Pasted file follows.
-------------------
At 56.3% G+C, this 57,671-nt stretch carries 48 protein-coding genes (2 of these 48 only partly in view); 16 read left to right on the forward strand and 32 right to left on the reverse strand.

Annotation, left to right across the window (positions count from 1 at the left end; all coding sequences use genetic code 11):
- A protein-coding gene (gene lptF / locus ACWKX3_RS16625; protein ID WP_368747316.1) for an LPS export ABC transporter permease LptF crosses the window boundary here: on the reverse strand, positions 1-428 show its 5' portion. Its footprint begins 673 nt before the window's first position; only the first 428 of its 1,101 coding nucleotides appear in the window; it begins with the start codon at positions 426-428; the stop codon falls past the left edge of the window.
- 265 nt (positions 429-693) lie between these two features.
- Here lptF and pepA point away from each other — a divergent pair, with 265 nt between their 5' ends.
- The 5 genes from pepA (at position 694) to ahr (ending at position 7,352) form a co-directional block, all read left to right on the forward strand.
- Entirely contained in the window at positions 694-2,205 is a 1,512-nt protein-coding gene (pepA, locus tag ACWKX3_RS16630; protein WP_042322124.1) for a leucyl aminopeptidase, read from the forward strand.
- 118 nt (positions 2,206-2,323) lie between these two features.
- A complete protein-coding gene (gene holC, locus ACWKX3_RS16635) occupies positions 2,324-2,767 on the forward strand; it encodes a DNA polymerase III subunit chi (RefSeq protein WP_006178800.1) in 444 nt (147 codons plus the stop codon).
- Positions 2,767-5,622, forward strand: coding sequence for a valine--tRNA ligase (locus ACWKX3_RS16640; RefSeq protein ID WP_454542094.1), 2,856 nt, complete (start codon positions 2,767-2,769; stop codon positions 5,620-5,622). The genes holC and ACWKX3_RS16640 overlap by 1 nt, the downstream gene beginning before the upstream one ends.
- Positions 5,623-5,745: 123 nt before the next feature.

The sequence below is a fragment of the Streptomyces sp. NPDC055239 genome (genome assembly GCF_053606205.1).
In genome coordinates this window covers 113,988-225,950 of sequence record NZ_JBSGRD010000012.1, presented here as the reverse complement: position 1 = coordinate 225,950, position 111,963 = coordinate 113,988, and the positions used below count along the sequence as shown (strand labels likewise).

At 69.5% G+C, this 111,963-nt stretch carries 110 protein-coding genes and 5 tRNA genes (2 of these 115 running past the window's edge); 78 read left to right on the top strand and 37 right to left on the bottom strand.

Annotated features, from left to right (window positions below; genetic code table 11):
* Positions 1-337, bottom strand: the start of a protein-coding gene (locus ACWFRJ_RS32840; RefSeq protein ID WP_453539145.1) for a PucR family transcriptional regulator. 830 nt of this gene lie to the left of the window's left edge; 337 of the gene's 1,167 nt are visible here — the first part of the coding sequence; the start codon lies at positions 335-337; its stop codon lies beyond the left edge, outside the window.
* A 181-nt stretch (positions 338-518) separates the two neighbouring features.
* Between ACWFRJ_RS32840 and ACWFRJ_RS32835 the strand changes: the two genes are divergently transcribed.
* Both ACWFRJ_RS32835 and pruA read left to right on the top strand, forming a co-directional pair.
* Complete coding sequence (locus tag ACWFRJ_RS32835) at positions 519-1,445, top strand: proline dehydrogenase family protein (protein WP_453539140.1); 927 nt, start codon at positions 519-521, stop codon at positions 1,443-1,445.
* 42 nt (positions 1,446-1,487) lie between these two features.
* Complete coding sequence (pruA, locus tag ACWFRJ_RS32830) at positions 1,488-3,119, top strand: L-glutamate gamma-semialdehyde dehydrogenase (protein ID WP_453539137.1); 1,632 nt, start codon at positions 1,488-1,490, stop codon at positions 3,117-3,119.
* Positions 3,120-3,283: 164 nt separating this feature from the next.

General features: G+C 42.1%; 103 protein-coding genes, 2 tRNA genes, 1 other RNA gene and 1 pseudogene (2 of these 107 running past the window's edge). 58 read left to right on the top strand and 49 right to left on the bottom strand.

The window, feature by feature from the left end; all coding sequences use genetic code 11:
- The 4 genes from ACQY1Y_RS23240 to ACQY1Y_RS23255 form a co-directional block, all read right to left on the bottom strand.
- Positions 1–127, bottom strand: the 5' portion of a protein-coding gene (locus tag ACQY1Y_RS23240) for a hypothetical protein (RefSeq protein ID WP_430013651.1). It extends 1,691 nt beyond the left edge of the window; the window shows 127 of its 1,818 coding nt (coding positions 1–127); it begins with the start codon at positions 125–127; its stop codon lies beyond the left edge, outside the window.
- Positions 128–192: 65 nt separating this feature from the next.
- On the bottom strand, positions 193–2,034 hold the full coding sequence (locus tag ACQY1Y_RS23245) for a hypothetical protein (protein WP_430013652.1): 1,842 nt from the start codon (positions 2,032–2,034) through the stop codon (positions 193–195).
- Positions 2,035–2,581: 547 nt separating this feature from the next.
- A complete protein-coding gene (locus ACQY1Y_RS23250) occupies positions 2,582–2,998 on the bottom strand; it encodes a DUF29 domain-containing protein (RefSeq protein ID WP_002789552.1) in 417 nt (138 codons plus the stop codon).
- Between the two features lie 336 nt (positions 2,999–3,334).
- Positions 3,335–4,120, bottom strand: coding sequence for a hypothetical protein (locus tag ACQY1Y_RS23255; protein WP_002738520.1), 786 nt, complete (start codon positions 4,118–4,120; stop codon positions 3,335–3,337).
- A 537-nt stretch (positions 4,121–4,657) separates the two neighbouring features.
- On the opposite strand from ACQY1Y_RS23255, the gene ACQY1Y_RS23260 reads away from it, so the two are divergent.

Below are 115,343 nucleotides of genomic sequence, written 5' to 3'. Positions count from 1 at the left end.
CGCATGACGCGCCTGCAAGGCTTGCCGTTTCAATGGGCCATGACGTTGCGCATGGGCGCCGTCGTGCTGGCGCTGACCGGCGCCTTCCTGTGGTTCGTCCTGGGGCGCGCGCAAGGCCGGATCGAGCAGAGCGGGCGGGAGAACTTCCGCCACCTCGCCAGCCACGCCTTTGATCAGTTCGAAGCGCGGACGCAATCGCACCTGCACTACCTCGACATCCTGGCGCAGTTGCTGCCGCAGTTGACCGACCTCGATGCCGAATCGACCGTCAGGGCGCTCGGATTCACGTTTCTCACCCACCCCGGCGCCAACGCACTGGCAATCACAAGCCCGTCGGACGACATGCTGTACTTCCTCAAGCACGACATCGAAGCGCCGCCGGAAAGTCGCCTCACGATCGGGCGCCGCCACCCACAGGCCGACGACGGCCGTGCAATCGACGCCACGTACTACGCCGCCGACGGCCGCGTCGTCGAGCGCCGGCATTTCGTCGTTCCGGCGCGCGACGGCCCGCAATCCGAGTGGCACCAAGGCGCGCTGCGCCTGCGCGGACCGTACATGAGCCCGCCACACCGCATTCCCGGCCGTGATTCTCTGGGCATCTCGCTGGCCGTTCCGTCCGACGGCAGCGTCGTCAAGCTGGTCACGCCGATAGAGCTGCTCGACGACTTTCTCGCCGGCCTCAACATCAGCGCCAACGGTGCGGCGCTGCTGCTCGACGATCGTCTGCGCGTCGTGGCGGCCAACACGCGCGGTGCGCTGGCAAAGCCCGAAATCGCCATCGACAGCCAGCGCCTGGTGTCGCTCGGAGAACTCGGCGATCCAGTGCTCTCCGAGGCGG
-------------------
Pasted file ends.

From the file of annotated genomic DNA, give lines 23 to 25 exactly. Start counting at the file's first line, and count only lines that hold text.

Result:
* Positions 3,120-3,283: 164 nt separating this feature from the next.

General features: G+C 42.1%; 103 protein-coding genes, 2 tRNA genes, 1 other RNA gene and 1 pseudogene (2 of these 107 running past the window's edge). 58 read left to right on the top strand and 49 right to left on the bottom strand.

The window, feature by feature from the left end; all coding sequences use genetic code 11: